Are Morality and Law Connected?

In the early sixth century, Athenian statesman and lawmaker Solon developed a set of reforms in Ancient Greece to overcome aristocratic exclusivity by enabling all subjects to access justice. Known as Solon’s Laws, the aim was to mediate the conflict growing between the aristocracy and peasantry. How did Solon decide this moral reformation? Revealed in his poetry, he saw the threat to Athenian culture and social order caused by legal codes previously enacted by ancient legislator Draco that was characterised by inequity, brutality and fear.

“By great men is a city destroyed, and into monarchy’s slavery.

The people through ignorance fall.

Once raised to great heights such me are easy to restrain.

Then after it is befitting now to heed al noble deeds.”[1]

Morality can be defined both descriptively, that is to refer to codes of conduct expected by society or institutions that are accepted by individuals as a means to regulate behaviour, or normatively that, where a person meets certain intellectual and cognitive conditions, is able to regulate their behaviour rationally.[2] What connections exist, if any, between law and morality?

H.L.A. Hart made indirect but necessary connections between law and morality, namely that of law to legality, legality to justice, and then finally justice to morality.”[3] He nevertheless denied any direct relationship between law and morality, and this separability thesis regards morality as having merely a contingent connection with the law,[4] and therefore while morality may be consistent with the law, it does not hold any possible legal systems and do not affect the law itself. Hart’s legal positivism, which is a school of analytical jurisprudence, is grounded in empiricism where, according to David Hume in the Treatise, virtue is not natural and while it may produce feelings of pleasure that may itself be a natural part of our human disposition, it nevertheless arises artificially.[5]

Frederick Nietzsche notes that positive law or Gesetz is law that exists after being thought of and firmly set by the will (Wille) to power.[6] In Kantian philosophy of law ‘positive’ is positional and therefore set by “the will of the legislator.”[7] For Hart, the normative foundations of legal systems are social[8] and rejects the Kantian view in favour of an empirical view where the rule of law exists because it is practiced socially.[9] Three secondary rules follow as procedural remedies to generate methods, changes or alternatives within societies, which are the rules of recognition, rules of change, and rules of adjudication[10] and become the criteria that validates the practice of regulating through rules of guided behaviour, duties and obligations within social interactions.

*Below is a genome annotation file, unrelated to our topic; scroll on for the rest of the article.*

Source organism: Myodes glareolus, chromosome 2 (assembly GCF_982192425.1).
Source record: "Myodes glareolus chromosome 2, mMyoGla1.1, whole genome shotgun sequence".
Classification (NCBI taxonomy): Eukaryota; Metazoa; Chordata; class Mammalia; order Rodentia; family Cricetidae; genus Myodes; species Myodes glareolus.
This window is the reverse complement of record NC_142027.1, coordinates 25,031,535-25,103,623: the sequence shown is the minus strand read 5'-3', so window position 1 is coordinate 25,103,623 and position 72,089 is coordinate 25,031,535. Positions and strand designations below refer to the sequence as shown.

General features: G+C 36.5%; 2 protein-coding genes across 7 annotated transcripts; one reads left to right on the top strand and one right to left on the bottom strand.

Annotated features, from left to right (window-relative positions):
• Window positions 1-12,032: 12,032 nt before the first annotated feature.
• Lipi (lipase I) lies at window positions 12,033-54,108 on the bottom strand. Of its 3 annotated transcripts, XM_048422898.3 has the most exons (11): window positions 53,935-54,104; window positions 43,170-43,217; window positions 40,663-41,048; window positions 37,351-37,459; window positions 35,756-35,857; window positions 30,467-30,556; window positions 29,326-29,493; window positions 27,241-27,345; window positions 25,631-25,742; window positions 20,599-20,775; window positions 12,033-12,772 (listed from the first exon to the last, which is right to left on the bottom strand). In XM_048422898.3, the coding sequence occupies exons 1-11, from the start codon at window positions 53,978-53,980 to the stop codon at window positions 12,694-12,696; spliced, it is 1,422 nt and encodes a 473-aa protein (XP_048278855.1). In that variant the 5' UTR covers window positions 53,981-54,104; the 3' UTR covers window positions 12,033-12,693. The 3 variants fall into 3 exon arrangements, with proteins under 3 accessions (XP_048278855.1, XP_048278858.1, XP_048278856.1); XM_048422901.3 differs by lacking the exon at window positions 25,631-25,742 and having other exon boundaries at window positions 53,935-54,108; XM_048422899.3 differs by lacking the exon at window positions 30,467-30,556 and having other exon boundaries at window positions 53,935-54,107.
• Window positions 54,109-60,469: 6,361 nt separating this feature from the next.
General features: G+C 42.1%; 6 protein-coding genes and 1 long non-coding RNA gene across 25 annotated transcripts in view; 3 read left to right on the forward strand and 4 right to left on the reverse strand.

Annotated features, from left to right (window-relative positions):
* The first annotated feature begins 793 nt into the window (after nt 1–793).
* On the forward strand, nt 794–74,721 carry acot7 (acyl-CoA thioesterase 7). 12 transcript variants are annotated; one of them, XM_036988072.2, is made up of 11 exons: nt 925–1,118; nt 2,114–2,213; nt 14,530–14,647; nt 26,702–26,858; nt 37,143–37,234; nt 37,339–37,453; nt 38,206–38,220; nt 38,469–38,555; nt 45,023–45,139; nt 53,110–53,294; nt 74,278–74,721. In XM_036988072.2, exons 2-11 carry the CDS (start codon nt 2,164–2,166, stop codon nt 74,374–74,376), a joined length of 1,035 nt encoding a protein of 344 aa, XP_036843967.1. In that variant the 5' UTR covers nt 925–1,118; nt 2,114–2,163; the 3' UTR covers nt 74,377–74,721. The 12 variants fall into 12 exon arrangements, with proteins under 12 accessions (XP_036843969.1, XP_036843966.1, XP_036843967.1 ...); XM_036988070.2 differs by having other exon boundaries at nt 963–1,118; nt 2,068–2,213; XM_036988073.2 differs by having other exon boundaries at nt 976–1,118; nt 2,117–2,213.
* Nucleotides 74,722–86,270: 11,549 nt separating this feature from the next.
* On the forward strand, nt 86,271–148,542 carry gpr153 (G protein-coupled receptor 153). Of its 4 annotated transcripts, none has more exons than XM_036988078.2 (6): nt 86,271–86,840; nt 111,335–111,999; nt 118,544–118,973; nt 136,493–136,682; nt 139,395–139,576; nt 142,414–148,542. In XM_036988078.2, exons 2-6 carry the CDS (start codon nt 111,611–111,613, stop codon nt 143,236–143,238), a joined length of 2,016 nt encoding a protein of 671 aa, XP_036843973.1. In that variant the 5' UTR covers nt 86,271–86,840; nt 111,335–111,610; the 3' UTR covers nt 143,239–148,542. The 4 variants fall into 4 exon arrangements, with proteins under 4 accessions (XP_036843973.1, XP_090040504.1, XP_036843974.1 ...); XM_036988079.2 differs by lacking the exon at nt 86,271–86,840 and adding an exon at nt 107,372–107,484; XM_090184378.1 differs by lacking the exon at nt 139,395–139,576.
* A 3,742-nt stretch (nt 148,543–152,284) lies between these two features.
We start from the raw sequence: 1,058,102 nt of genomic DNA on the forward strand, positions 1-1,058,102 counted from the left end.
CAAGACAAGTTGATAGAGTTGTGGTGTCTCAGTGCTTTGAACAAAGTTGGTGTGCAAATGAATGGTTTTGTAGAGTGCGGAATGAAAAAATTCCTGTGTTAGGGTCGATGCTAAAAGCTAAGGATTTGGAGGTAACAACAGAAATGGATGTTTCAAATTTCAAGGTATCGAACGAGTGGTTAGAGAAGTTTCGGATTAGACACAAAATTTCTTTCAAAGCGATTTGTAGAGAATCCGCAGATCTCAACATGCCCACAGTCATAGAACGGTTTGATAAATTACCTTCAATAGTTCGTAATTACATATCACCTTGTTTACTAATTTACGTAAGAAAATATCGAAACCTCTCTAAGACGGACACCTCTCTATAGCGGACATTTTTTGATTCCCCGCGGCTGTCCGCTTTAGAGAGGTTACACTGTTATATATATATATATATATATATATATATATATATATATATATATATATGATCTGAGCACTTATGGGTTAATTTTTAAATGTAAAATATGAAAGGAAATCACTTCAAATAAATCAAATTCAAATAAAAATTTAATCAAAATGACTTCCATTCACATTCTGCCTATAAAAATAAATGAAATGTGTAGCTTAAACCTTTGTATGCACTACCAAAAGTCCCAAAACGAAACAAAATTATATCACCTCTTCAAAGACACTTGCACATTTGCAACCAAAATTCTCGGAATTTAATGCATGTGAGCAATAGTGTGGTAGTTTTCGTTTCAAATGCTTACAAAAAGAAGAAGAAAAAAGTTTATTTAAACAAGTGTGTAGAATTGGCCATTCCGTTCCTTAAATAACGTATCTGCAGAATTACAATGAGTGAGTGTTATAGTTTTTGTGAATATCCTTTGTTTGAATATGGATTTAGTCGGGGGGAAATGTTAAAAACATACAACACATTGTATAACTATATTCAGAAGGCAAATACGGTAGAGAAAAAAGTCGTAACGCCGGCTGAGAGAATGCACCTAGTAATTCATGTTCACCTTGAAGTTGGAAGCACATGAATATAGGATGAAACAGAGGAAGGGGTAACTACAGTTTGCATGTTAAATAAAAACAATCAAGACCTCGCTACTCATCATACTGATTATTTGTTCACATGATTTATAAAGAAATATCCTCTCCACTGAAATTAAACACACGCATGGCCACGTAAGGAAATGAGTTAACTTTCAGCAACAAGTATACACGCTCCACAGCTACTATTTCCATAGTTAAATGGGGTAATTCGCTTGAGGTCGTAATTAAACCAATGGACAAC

Ronald Dworkin had another view and critiqued Hart’s legal positivism. He presented in The Concept of Law that legal facts ultimately depend on social positions alone. Using an interpretative theory of law, Dworkin has rejected both schools of reasoning – namely natural law theorists and positivism – but instead adopted a balance between the two; that the law is both social and moral. His comprehensive theory of adjudication argues that judicial interpretation is a process of both discovery (conventionalism) and creation (legal pragmatism), which is that principles of rights and responsibilities can be explicitly discovered in past decisions and where creation is to take those principles and apply it to what we ought to do with consideration of who would benefit most from the community.[11]

This can be seen by his response to hard cases, which is a reference to cases where judges are confronted with the problem where there is no existing rule that would govern the outcome of a case. Judges can adjudicate and make new laws that can be enforced on the parties involved. As these judges are unelected, the system must be undemocratic and rejected the idea of judicial discretion.[12] He notes that judges instead use distinctions between rules and principles as part of their judicial reasoning during hard cases, deciding through legal principles including justice and fairness.

Common law in Australia is made and developed by judges, and according to Sir Owen Dixon in his public lecture Concerning Judicial Method that court decisions conforms to “ascertained legal principles and applies them according to a standard of reasoning which is not personal to the judges themselves.”[13] Dixon noted the High Court of Australia could not refer back to precedents and where no appeal can be made to the final decision, which challenges the process of declaratory reasoning.[14]

This raises the issue of authority and according to Joseph Raz, the nature of authority should rest on the Sources Thesis, which is grounded in social rather than moral facts.[15] “Raz teats the moral considerations as extra-legal”[16] and that is to say, must think beyond and apply standards to resolve the hard case. In the case of Mabo,[17] the high court overturned a discriminatory doctrine that flagrantly ignored the rights of indigenous peoples and this doctrine – which was legislative at the time – did not assume authority over the separation of powers (between the judicial and legislative functions) but rather applied its very purpose of justice. It was a shift from the declaratory theory to what was noted by the Hon Justice Kirby as a “present tendency toward judicial creativity”[18] and an exercise of judicial function.